We had a pre-existing Vbulletin forum system (that was largely a ghost town) administered by our customer service person. No one from marketing, product development or executives ever read it or interfaced on it. The community and web team felt we would need something “better” to meet our objectives.

Having media backgrounds and having launched major online gaming destinations in the past, Kramer and I hatched a vision for a set of services that married the ability to be a soapbox and facilitate interconnections and content sharing between likeminded fans. There was so much energy and effort expended by fans to create independent pockets of interest, we wanted to provide a “lightning rod” for them to contribute to something greater and more centralized around our brands.

Tom James, our web guru, came to the party with a vision for unified data services (that expand outside of Unity) and brought a platform partner to the party. He and his team had a vision for how we create applications and services that wrap around that platform but integrate with other social services.

Over the years we have added other community managers to the team but more importantly we have continued to foster engagement across the company so that it isn’t just a thing for folks with “community” in their title to do. Producers read feedback on their games which helps inform post-launch support efforts. Product managers in North America, Europe and South America see requests and reactions to their announcements and product demos and that feedback goes back to R&D for discussion.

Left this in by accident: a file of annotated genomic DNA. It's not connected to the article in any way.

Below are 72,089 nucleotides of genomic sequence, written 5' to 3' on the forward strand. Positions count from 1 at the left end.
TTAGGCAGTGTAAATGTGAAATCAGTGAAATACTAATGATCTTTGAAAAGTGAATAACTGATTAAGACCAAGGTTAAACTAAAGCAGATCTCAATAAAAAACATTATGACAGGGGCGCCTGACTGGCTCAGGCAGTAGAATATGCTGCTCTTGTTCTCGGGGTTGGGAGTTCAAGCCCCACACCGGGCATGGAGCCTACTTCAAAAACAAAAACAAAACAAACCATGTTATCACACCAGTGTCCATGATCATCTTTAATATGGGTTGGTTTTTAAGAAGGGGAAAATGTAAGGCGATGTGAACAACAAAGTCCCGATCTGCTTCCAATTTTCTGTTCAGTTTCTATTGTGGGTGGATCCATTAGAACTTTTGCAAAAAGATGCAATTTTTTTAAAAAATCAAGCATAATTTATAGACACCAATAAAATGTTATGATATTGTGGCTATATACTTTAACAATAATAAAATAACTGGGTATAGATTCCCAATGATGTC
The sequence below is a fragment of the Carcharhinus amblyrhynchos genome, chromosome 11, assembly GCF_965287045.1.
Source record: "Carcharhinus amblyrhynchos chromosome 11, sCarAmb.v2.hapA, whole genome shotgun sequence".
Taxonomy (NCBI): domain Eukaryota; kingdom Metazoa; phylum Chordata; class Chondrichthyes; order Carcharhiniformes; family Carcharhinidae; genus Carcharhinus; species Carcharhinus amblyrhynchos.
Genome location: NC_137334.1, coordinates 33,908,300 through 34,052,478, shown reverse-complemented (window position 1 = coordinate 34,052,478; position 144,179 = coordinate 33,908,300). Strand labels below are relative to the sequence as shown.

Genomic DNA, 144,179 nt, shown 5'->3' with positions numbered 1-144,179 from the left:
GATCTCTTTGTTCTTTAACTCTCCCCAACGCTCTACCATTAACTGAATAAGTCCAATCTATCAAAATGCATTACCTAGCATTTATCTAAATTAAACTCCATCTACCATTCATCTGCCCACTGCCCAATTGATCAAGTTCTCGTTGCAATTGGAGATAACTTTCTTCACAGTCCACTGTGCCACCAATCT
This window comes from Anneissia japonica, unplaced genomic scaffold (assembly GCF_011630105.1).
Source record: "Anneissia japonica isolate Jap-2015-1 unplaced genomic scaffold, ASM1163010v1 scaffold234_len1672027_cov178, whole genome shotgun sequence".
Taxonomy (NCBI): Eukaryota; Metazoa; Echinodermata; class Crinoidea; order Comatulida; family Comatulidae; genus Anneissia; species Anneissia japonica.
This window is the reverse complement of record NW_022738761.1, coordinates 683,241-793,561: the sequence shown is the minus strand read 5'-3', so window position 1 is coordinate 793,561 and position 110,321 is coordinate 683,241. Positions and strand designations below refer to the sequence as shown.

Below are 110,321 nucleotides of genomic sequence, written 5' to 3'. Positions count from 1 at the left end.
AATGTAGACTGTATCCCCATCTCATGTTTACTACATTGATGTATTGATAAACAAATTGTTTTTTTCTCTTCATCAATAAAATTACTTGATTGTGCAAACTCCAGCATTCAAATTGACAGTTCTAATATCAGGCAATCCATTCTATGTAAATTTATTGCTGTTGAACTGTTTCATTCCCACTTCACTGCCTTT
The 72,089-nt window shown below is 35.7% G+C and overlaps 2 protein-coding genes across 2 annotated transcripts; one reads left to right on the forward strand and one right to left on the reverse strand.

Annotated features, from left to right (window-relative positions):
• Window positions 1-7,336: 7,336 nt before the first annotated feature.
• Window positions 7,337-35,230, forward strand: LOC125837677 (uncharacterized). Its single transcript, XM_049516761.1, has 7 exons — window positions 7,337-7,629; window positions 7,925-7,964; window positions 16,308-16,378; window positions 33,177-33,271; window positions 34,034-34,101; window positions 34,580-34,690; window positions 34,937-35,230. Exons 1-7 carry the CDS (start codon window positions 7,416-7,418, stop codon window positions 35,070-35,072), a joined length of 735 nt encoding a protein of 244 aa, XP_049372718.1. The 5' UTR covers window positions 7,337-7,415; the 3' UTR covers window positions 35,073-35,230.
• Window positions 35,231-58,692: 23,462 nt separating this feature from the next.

Over the years, the services layers and designs have evolved. We’ve made better use of raffles and contests. We’ve wrapped Facebook, Twitter and Youtube strategies around Capcom-Unity. We’ve added international local-language support for Brazil and Germany with others to follow. We’ve expanded our streaming capabilities and video editing, so that it’s a valuable content engine all by itself.